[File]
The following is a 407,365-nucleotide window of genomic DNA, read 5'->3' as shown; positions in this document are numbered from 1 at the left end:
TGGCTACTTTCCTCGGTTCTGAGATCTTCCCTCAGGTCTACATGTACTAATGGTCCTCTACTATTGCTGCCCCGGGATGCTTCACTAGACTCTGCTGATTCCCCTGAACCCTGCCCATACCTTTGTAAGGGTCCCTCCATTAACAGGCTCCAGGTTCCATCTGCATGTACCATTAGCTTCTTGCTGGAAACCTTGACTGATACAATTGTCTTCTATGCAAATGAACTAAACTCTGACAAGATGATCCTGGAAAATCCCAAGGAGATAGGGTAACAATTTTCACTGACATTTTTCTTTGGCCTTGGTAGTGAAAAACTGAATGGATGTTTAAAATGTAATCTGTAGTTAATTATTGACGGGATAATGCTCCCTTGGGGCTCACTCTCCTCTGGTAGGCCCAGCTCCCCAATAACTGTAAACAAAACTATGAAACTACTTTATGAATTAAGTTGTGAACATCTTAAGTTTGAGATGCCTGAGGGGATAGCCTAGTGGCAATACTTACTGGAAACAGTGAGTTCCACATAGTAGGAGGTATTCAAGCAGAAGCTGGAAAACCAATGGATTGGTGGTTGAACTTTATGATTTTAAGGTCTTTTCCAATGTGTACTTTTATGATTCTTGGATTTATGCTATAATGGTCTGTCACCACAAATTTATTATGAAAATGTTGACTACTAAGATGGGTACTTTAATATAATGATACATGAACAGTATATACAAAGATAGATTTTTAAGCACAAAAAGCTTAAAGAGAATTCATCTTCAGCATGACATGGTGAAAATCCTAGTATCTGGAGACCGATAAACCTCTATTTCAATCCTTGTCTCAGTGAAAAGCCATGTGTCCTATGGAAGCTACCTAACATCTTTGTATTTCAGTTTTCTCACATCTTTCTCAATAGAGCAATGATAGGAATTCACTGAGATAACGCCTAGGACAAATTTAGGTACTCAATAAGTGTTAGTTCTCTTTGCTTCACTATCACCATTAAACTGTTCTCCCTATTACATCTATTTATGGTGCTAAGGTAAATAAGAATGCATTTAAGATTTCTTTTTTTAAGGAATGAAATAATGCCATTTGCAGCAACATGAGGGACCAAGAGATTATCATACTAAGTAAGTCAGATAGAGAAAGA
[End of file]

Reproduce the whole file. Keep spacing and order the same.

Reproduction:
The following is a 407,365-nucleotide window of genomic DNA, read 5'->3' as shown; positions in this document are numbered from 1 at the left end:
TGGCTACTTTCCTCGGTTCTGAGATCTTCCCTCAGGTCTACATGTACTAATGGTCCTCTACTATTGCTGCCCCGGGATGCTTCACTAGACTCTGCTGATTCCCCTGAACCCTGCCCATACCTTTGTAAGGGTCCCTCCATTAACAGGCTCCAGGTTCCATCTGCATGTACCATTAGCTTCTTGCTGGAAACCTTGACTGATACAATTGTCTTCTATGCAAATGAACTAAACTCTGACAAGATGATCCTGGAAAATCCCAAGGAGATAGGGTAACAATTTTCACTGACATTTTTCTTTGGCCTTGGTAGTGAAAAACTGAATGGATGTTTAAAATGTAATCTGTAGTTAATTATTGACGGGATAATGCTCCCTTGGGGCTCACTCTCCTCTGGTAGGCCCAGCTCCCCAATAACTGTAAACAAAACTATGAAACTACTTTATGAATTAAGTTGTGAACATCTTAAGTTTGAGATGCCTGAGGGGATAGCCTAGTGGCAATACTTACTGGAAACAGTGAGTTCCACATAGTAGGAGGTATTCAAGCAGAAGCTGGAAAACCAATGGATTGGTGGTTGAACTTTATGATTTTAAGGTCTTTTCCAATGTGTACTTTTATGATTCTTGGATTTATGCTATAATGGTCTGTCACCACAAATTTATTATGAAAATGTTGACTACTAAGATGGGTACTTTAATATAATGATACATGAACAGTATATACAAAGATAGATTTTTAAGCACAAAAAGCTTAAAGAGAATTCATCTTCAGCATGACATGGTGAAAATCCTAGTATCTGGAGACCGATAAACCTCTATTTCAATCCTTGTCTCAGTGAAAAGCCATGTGTCCTATGGAAGCTACCTAACATCTTTGTATTTCAGTTTTCTCACATCTTTCTCAATAGAGCAATGATAGGAATTCACTGAGATAACGCCTAGGACAAATTTAGGTACTCAATAAGTGTTAGTTCTCTTTGCTTCACTATCACCATTAAACTGTTCTCCCTATTACATCTATTTATGGTGCTAAGGTAAATAAGAATGCATTTAAGATTTCTTTTTTTAAGGAATGAAATAATGCCATTTGCAGCAACATGAGGGACCAAGAGATTATCATACTAAGTAAGTCAGATAGAGAAAGA